I had the privilege of observing firsthand many military heroes in action, which include members of the Army, Marines, Air Force, Coast Guard, and last but not least the Navy. I have seen Navy Seals in action up close and personal on several occasions and was in awe by some of the heroic actions they performed without any hesitation, and how they were willing to sacrifice themselves to save their comrades, or others.  The general public just does not understand the many personal sacrifices our military personal make on a daily basis to keep us safe and allow us to live our lives the way we choose. These are true “Heroes.”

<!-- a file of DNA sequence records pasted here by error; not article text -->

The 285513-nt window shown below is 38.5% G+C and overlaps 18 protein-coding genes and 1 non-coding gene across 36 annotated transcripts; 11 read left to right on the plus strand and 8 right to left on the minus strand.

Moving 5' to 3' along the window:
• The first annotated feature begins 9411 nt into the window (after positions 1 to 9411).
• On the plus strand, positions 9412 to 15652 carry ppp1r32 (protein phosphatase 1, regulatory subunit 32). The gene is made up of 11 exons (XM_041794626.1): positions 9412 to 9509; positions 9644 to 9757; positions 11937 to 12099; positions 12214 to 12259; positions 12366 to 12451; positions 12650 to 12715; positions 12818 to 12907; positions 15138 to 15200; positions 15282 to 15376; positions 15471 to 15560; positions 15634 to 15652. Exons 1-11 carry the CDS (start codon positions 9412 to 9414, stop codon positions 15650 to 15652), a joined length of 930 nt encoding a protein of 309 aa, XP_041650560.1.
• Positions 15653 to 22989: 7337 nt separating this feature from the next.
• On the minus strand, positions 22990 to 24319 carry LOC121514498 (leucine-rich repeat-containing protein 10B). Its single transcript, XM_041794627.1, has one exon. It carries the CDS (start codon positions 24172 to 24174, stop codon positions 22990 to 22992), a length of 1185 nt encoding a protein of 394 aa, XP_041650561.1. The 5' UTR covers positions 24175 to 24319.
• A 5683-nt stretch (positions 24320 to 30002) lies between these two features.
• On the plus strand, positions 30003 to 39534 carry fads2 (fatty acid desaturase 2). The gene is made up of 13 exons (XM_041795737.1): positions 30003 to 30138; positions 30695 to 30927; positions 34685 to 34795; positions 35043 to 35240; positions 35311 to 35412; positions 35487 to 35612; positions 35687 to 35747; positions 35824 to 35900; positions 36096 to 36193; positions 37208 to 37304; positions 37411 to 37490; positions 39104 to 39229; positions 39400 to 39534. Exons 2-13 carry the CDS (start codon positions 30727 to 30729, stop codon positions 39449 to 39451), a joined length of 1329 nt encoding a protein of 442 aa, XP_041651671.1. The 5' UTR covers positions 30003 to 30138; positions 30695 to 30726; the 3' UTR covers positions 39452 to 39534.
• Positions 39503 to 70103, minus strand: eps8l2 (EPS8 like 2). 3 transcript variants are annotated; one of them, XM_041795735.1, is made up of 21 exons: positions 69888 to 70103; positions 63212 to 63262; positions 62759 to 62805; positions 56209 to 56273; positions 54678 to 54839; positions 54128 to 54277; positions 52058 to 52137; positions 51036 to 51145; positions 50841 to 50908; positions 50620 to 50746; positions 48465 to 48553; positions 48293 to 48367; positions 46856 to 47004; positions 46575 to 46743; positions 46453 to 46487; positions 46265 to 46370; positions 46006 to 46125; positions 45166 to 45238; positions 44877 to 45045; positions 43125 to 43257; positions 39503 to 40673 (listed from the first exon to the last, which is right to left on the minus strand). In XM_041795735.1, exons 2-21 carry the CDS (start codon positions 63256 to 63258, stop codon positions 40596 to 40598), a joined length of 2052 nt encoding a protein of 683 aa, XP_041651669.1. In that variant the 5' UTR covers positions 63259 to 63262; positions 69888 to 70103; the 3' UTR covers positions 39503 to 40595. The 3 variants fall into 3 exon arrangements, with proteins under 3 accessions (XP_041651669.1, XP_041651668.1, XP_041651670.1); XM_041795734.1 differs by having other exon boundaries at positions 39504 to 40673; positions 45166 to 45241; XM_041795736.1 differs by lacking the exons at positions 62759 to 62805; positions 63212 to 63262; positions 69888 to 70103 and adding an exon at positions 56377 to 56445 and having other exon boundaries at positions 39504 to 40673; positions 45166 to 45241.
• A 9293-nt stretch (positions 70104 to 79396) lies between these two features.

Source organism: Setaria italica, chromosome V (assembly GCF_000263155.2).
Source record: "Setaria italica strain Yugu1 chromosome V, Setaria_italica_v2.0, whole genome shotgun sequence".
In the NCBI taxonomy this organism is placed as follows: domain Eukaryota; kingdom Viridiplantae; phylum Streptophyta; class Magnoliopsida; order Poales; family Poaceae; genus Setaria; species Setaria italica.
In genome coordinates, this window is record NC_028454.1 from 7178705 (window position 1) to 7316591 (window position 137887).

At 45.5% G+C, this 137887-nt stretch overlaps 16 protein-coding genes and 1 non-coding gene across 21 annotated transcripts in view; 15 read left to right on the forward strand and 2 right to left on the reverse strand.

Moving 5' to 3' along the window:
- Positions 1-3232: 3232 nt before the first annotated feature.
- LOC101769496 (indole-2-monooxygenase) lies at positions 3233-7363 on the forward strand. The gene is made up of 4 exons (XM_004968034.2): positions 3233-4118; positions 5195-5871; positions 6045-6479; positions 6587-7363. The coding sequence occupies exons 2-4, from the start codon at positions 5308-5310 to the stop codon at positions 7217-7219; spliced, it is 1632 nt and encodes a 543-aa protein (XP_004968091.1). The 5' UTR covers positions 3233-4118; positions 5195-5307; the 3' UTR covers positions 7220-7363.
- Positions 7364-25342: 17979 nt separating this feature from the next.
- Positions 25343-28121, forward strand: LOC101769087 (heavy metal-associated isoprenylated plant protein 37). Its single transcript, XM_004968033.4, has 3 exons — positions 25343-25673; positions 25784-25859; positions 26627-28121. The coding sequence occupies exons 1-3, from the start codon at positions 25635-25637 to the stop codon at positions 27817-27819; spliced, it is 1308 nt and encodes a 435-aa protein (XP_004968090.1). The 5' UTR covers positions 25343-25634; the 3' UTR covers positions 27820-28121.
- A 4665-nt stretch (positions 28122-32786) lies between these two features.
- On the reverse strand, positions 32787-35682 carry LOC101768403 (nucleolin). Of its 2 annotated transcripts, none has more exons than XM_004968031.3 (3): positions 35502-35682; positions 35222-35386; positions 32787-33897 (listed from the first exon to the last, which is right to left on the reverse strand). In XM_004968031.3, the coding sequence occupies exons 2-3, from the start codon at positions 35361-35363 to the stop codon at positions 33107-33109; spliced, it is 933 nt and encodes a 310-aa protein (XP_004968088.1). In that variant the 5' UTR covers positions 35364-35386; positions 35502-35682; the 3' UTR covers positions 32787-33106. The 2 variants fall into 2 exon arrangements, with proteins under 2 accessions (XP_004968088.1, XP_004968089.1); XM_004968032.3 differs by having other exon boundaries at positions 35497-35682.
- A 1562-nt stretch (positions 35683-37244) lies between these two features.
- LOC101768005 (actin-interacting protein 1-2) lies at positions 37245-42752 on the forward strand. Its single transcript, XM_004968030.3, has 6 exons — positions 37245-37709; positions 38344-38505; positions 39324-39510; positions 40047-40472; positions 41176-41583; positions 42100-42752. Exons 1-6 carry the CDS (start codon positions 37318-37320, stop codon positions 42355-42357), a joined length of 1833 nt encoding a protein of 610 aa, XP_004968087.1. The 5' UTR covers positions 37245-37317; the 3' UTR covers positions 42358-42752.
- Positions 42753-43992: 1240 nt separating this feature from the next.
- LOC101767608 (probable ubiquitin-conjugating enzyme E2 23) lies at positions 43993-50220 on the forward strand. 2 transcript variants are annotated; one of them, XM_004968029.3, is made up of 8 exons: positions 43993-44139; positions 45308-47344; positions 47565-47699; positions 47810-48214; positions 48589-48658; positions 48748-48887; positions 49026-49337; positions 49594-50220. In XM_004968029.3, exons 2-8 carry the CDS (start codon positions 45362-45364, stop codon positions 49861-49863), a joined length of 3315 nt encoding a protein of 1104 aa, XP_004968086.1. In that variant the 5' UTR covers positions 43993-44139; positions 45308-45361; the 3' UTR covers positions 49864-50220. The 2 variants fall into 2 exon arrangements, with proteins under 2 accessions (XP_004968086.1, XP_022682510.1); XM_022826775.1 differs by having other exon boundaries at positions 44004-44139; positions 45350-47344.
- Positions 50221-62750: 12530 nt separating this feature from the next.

There are also many Heroes we never hear or read about on the television, radio, and newspapers. These are the people who work behind the scenes in our various intelligence services.  This includes the Central Intelligence Agency, National Security Agency, Defense Intelligence Agency, Department of Homeland Security, Federal Bureau of Investigation, and many others. They are very dedicated men and women who have made the decision to devote their lives to keep our country and us safe.  They do not have 9-5 jobs and most do not have what many of us would consider normal lives, especially when it comes to family life. In all the various branches of the intelligence world many of the men and women work in foreign countries and are away from their families for extended periods of time and in many cases their families and friends do not even know what their real jobs are.  They often don’t get the opportunity to be home for the holidays or to attend family events that we take for granted. They miss out on the simple things like seeing a child’s first day of school, or getting to see a son or daughter play a sport for their high school, or seeing a daughter attend her prom. These are all things that are sacrificed by the people who I consider to be “Heroes.”